[Ppnews] Palestinian Political prisoners hope international attention may solve their plight

Political Prisoner News ppnews at freedomarchives.org
Tue Dec 5 11:39:10 EST 2006


Political prisoners hope international attention may solve their plight
http://english.pnn.ps/index.php?option=com_content&task=view&id=1139
(Jenin) Ali Samoudi
Tuesday, 05 December 2006

In the Israeli Al Naqab (Negev) Prison, 2,309 Palestinian political 
prisoners are collectively expressing great hope that a government of 
national unity will soon be formed. After a Mandela Institute lawyer 
visited the desert prison, she reported that the Palestinians inside 
are resentful of the faltering dialogue.

The unity government means a possibility of release, not for all, but 
for some of the political prisoners. And "some" is better than none, 
as all report that living conditions are "sub-human." The information 
gathered by Mandela confirmed most reports from Israeli prisons. 
"Health situations are difficult. Any medical treatments are delayed, 
and right now in particular we cannot get dental treatments and the 
pain can be excruciating. Prisoners who are ill are all but ignored 
and we cannot get warm clothing from our families. If they bring it, 
the Israeli prison guards will not accept it."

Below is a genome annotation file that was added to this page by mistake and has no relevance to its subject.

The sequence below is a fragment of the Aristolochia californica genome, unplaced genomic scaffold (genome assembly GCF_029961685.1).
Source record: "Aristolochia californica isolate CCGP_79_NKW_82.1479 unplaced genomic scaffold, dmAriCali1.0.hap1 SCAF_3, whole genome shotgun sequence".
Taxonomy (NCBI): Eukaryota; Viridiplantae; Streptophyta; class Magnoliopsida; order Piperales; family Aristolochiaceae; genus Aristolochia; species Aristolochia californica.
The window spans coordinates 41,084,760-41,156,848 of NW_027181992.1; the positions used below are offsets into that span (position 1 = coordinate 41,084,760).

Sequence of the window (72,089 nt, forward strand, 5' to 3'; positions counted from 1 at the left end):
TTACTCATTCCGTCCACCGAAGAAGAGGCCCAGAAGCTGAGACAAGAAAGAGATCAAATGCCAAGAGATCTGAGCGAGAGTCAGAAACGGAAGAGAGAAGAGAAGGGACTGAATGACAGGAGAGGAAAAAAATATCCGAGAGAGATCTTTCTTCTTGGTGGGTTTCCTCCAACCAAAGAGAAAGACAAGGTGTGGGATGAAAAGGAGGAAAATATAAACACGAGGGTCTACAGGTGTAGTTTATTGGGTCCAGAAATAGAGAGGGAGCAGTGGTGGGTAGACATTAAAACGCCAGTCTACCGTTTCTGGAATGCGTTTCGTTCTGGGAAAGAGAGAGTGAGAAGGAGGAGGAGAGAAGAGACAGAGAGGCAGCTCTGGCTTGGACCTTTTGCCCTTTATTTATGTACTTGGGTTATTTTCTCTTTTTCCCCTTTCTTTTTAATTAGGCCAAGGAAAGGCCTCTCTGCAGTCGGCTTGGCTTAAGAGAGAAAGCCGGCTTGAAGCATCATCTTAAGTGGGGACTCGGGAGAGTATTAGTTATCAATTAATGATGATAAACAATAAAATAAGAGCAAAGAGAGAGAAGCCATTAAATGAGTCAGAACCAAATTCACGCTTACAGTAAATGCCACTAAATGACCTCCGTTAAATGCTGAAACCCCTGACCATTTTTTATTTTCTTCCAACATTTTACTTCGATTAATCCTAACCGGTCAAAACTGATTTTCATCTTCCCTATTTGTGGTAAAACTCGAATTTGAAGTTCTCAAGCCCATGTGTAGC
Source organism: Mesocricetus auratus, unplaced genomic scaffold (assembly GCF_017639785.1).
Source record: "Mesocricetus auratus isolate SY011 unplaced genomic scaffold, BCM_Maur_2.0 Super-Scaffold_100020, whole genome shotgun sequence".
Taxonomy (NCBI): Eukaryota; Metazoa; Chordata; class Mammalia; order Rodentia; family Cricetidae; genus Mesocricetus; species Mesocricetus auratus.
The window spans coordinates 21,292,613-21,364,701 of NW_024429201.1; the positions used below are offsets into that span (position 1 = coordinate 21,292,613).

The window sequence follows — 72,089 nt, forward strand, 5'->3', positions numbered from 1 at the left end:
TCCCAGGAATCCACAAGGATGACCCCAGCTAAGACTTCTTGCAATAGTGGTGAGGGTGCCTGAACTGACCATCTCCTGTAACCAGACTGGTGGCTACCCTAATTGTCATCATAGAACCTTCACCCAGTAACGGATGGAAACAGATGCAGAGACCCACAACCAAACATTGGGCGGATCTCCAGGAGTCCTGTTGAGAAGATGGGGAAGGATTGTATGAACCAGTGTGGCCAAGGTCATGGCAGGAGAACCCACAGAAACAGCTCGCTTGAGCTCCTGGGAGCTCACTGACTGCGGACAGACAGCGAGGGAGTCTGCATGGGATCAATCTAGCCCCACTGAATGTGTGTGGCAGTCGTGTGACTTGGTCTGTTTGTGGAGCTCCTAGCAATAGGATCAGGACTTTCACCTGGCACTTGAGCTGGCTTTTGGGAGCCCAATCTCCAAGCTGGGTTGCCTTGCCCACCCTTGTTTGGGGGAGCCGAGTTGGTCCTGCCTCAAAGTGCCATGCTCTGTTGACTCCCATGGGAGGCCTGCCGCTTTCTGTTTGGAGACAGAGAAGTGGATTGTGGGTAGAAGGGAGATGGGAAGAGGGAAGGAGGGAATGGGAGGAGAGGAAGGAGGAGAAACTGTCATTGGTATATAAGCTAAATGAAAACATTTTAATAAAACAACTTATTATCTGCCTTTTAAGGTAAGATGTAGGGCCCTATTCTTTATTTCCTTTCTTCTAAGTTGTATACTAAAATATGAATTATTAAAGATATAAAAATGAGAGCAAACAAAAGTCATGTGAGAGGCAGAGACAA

The Mandela report issued today continued to indicate that the 
Israeli prison administration is imposing fines and penalties for 
reasons described as trivial, and that family members who are allowed 
to visit are forced to undergo humiliating inspections and inhumane 
treatment. "There is a shortage of cleaning materials and in turn a 
noticeable spread of insects and mice."

Another concern is that of the Palestinians being held under 
Administrative Detention, meaning without charge or trial, of which 
there are currently 390 in Al Naqab. Most are described as suffering 
from the psychological toll this takes as oft-times they are just 
hours from release before having their sentences extended again. Some 
have been imprisoned under this system for years.

Former Foreign Minister, Dr. Nasser Al Kidwa, met with Mandela 
officials and thanked the Institute for its efforts on behalf of the 
political prisoners. He said that it is of the utmost importance to 
bring international attention to the issue, focusing on the most 
egregious offenses, such as the delay in, or lack of, medical 
treatment and surgical operations, cruel treatment, torture, 
deprivation of visits and deficiencies in the quality and quantity of 
food. Solitary confinement and the policy of Administrative Detention 
are also of particular concern to Al Kidwa in his hopes to bring 
international intervention via international law and resolutions. In 
the meantime, the prisoners themselves are resting their hopes on 
forming a national unity government that will bring international 
light to all of the dark corners of the Israeli prison system.


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